Several potential enhancements could be considered in future studies. Firstly, the proposed model can be extended to a many-to-many transit system by applying different routing strategies, such as alternating pick-ups and drop-offs or “collect first, deliver second”. Secondly, the spatial and temporal stochasticity of passenger demand can be considered.

Author Contributions

Conceptualization, D.H.; methodology, D.H.; software, D.H.; validation, D.H., L.W., and X.Y.; formal analysis, D.H. and L.W.; writing—original draft preparation, D.H.; writing—review and editing, L.W. and X.Y.; visualization, D.H.; supervision, W.T.; project administration, W.T. All authors have read and agreed to the published version of the manuscript.


This research was funded by the National Key Research and Development Program of China (No. 2018YFB1600900), the General Project (No. 71771050) and Key Project (No. 51638004) of the National Natural Science Foundation of China, and the Scientific Research Foundation of the Graduate School of Southeast University (No. YBPY1835).

Conflicts of Interest

The authors declare no conflict of interest.


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Figure 1. User equilibrium queueing diagram at a stop within a zone.
Figure 1. User equilibrium queueing diagram at a stop within a zone.
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Figure 2. Illustration of different user costs.
Figure 2. Illustration of different user costs.
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Figure 3. Effects of area of the service region and demand density on agency cost.
Figure 3. Effects of area of the service region and demand density on agency cost.
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Figure 4. Effects of area of the service region and demand density on user cost.
Figure 4. Effects of area of the service region and demand density on user cost.
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Figure 5. Agency and user costs versus the regulated vehicle occupancy.
Figure 5. Agency and user costs versus the regulated vehicle occupancy.
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Figure 6. Different components versus the regulated vehicle occupancy.
Figure 6. Different components versus the regulated vehicle occupancy.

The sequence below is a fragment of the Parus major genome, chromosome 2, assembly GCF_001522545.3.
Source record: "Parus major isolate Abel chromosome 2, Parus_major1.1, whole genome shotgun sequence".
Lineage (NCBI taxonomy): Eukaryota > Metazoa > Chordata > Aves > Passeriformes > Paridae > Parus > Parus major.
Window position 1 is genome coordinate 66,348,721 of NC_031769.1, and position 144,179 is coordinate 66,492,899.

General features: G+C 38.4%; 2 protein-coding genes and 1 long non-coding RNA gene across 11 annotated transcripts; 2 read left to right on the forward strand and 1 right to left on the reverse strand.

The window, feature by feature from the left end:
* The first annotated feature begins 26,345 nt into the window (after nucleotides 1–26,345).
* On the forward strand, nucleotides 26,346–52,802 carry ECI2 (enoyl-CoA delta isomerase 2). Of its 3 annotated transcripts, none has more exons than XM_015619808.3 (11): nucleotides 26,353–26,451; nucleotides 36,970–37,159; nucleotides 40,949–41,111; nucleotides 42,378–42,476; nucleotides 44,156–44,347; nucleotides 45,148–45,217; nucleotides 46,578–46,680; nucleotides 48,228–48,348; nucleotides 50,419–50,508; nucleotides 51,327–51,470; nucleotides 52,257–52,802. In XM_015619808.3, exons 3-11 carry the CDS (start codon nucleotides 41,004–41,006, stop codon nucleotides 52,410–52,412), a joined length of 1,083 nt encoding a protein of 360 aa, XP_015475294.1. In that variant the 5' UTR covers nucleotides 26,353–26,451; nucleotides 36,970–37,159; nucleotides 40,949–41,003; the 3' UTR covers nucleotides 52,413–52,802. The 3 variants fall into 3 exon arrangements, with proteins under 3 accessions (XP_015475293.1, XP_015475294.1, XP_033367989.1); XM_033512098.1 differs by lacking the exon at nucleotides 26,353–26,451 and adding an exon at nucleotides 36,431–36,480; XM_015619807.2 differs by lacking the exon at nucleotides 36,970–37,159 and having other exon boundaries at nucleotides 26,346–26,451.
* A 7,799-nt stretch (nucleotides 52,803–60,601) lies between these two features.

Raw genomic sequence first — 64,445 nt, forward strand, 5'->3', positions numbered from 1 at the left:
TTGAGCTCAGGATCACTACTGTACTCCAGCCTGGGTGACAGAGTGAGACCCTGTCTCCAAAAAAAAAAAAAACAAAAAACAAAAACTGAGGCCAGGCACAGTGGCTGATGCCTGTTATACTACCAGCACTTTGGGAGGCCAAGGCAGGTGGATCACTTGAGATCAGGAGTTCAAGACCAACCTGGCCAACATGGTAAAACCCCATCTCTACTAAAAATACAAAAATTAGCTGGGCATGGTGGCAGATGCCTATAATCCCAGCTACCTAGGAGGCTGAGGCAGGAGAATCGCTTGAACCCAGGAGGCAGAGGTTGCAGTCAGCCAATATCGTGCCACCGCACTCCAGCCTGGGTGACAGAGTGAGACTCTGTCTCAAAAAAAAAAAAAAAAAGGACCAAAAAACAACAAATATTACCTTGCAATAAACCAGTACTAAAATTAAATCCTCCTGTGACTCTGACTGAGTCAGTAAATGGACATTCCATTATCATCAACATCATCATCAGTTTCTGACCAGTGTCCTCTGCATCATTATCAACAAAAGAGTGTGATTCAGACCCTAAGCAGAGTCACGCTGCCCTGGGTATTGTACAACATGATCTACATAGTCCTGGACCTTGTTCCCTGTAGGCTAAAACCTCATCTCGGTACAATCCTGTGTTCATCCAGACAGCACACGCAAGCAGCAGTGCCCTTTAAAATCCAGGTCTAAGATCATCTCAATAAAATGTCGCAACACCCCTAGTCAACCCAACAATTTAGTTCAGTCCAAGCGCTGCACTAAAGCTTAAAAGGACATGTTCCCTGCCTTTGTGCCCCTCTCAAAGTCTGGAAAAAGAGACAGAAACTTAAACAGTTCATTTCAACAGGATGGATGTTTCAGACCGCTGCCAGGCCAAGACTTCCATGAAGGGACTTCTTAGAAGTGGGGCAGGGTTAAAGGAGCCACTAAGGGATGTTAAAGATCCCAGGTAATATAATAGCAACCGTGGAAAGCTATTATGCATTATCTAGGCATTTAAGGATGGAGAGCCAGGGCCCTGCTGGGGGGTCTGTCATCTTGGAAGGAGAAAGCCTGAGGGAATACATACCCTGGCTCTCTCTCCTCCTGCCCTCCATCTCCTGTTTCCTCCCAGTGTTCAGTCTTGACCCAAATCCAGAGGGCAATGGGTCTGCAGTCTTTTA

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Figure 7. Effects of fleet size and demand density on user cost and agency cost.
Figure 7. Effects of fleet size and demand density on user cost and agency cost.
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Table 1. Values of the peddling factor [31].
Table 1. Values of the peddling factor [31].
No. of Stops in A j ,   N j K 2 ( N j )
Table 2. Variable definitions.
Table 2. Variable definitions.
SymbolDefinitionBaseline Value
A Area of the service region (km2)-
bSum of pick-up and drop-off times (h)0.08
C Vehicle operating cost ($/veh h)50
e Scalar factor for earliness delay0.5
l Scalar factor for lateness delay1.5
N Number of passengers (pax)-
N e Number of early passengers (pax)-
N l Number of late passengers (pax)-
Q Vehicle capacity (pax)30
v Average vehicle speed (km/h)30
w Scalar factor for in-vehicle waiting delay1.0
βCost rate of delay ($/h) 5
γ 1 The weight of agency cost1
γ 2 The weight of user cost1
λ Demand density (pax/km2)-
μ System service rate (pax/h)-
φ 1 j Distance from the depot to the centroid of A j (km)-
φ 2 j Distance from the centroid of A j to station j (km)-

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Huang, D.; Tong, W.; Wang, L.; Yang, X. An Analytical Model for the Many-to-One Demand Responsive Transit Systems. Sustainability 2020, 12, 298.

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Huang, Di, Weiping Tong, Lumeng Wang, and Xun Yang. 2020. "An Analytical Model for the Many-to-One Demand Responsive Transit Systems" Sustainability 12, no. 1: 298.